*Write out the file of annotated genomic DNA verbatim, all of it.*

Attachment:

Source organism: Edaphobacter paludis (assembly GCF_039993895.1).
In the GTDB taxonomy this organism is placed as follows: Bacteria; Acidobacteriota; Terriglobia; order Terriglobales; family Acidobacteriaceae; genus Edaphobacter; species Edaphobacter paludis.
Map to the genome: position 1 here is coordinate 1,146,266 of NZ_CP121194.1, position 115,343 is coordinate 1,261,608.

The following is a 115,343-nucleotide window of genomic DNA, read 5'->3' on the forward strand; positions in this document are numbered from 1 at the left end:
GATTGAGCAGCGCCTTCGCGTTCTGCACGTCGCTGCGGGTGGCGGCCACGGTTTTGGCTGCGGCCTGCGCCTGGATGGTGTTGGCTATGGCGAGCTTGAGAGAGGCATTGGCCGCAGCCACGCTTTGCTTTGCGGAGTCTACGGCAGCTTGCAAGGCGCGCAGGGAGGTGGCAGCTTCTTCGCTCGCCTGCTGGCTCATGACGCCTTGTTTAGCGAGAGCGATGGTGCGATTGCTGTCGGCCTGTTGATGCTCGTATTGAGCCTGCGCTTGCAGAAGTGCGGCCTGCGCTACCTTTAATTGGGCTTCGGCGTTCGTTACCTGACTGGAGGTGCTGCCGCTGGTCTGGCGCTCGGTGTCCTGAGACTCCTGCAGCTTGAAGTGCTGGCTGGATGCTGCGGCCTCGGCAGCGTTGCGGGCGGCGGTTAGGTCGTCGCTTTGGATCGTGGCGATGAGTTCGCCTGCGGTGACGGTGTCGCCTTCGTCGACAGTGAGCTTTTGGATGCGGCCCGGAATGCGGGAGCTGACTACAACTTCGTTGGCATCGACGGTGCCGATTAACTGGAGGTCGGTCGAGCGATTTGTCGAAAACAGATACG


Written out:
Source organism: Edaphobacter paludis (assembly GCF_039993895.1).
In the GTDB taxonomy this organism is placed as follows: Bacteria; Acidobacteriota; Terriglobia; order Terriglobales; family Acidobacteriaceae; genus Edaphobacter; species Edaphobacter paludis.
Map to the genome: position 1 here is coordinate 1,146,266 of NZ_CP121194.1, position 115,343 is coordinate 1,261,608.

The following is a 115,343-nucleotide window of genomic DNA, read 5'->3' on the forward strand; positions in this document are numbered from 1 at the left end:
GATTGAGCAGCGCCTTCGCGTTCTGCACGTCGCTGCGGGTGGCGGCCACGGTTTTGGCTGCGGCCTGCGCCTGGATGGTGTTGGCTATGGCGAGCTTGAGAGAGGCATTGGCCGCAGCCACGCTTTGCTTTGCGGAGTCTACGGCAGCTTGCAAGGCGCGCAGGGAGGTGGCAGCTTCTTCGCTCGCCTGCTGGCTCATGACGCCTTGTTTAGCGAGAGCGATGGTGCGATTGCTGTCGGCCTGTTGATGCTCGTATTGAGCCTGCGCTTGCAGAAGTGCGGCCTGCGCTACCTTTAATTGGGCTTCGGCGTTCGTTACCTGACTGGAGGTGCTGCCGCTGGTCTGGCGCTCGGTGTCCTGAGACTCCTGCAGCTTGAAGTGCTGGCTGGATGCTGCGGCCTCGGCAGCGTTGCGGGCGGCGGTTAGGTCGTCGCTTTGGATCGTGGCGATGAGTTCGCCTGCGGTGACGGTGTCGCCTTCGTCGACAGTGAGCTTTTGGATGCGGCCCGGAATGCGGGAGCTGACTACAACTTCGTTGGCATCGACGGTGCCGATTAACTGGAGGTCGGTCGAGCGATTTGTCGAAAACAGATACG